On the bright side, Gallardo is a fantastic pitcher to have as a "fallback" Opening Day starter. He was the acknowledged ace of the club in 2010, when he posted superlative 9.7 K/9 and 0.6 HR/9 rates. The only knock on Gallardo's game is that he tends to throw too many pitches early in the game, leading to a high walk rate and some short outings (3.6 BB/9 and 185 IP in 31 games). Of course, his defense didn't help those tendencies. Although he is entering his fifth big-league season, Gallardo is still just 25.
His counterpart on Thursday will be Edinson Volquez, who was forced to sit out the first part of spring training due to a visa issue. The Reds are hoping that Volquez will return to his 2008 form, when he finished second in the league in strikeouts and eighth in ERA. It's been almost two years since he underwent Tommy John surgery, which should bring him back to full strength. Volquez's peripherals never seemed to suffer while he was recovering, but the early divisional matchup against the potent Brewers should prove to be a welcome challenge.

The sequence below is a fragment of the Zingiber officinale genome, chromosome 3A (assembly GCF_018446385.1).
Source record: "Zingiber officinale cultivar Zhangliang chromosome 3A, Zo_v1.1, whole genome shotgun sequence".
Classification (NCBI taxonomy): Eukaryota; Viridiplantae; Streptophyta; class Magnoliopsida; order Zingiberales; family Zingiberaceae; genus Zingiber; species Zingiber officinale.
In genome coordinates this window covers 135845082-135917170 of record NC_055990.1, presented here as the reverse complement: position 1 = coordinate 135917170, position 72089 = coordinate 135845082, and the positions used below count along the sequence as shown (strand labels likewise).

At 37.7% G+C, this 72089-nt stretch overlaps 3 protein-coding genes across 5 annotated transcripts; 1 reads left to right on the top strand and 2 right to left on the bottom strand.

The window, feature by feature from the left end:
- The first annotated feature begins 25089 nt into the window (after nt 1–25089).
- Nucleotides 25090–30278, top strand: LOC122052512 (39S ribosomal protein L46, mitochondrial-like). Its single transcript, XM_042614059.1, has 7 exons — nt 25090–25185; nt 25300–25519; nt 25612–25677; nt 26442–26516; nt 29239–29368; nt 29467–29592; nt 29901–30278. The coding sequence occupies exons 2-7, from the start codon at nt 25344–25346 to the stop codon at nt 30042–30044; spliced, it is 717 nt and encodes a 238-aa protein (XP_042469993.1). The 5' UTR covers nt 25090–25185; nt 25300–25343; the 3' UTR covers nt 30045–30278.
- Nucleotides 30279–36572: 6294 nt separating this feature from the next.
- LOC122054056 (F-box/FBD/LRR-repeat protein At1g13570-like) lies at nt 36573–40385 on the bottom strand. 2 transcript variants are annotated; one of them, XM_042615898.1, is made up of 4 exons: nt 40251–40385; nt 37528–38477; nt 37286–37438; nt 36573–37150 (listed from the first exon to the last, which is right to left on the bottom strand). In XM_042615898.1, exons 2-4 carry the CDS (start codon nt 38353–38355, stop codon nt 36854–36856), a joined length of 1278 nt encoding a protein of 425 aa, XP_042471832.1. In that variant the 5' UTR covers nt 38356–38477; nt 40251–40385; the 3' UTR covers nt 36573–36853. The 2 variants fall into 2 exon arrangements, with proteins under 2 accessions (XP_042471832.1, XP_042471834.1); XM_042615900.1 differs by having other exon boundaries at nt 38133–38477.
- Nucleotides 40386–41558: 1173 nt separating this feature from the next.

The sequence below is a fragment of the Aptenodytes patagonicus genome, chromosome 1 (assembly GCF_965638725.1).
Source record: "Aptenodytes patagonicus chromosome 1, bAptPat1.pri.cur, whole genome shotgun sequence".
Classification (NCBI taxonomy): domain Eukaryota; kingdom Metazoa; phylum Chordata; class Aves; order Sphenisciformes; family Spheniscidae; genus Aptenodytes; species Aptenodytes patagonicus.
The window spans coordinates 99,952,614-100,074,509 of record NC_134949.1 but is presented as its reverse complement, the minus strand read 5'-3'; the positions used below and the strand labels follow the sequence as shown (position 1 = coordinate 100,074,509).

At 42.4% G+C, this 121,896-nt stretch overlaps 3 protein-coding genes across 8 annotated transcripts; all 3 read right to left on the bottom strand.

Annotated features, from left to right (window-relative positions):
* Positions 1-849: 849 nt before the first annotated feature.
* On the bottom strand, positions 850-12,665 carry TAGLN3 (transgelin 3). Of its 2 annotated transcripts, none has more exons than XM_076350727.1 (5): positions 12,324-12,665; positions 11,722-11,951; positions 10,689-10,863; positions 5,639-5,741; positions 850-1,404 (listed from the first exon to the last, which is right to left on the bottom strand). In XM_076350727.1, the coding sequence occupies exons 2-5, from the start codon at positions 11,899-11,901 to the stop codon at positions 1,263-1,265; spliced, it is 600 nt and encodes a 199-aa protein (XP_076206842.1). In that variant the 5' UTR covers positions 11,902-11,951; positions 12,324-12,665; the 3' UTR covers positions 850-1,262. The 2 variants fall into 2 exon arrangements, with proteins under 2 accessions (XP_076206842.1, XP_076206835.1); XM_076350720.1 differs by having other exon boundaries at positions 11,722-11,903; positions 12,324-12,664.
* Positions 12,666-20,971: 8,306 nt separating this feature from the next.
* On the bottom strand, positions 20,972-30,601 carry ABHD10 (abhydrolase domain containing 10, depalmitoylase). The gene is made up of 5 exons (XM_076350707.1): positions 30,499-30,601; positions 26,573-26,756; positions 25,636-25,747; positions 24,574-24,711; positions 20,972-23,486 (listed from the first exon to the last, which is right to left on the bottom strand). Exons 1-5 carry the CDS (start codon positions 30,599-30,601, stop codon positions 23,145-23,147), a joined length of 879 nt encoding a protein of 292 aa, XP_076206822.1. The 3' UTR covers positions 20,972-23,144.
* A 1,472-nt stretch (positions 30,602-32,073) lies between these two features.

The third major player for the Central crown will also be in action on Thursday, as the St. Louis Cardinals play host to the stripped-down San Diego Padres. The Cardinals, of course, suffered the most significant pitching injury of the spring when ace Adam Wainwright was shut down for Tommy John surgery in February. Wainwright had a strong case as the best pitcher in the Central, so his loss will certainly be felt. In the wake of the Wainwright news, Cardinals fans could at least take some solace in the presence of the team's co-ace, Chris Carpenter. It was only two years ago that Carpenter finished second in the Cy Young voting with a 2.24 ERA, and he remained a valuable contributor last season.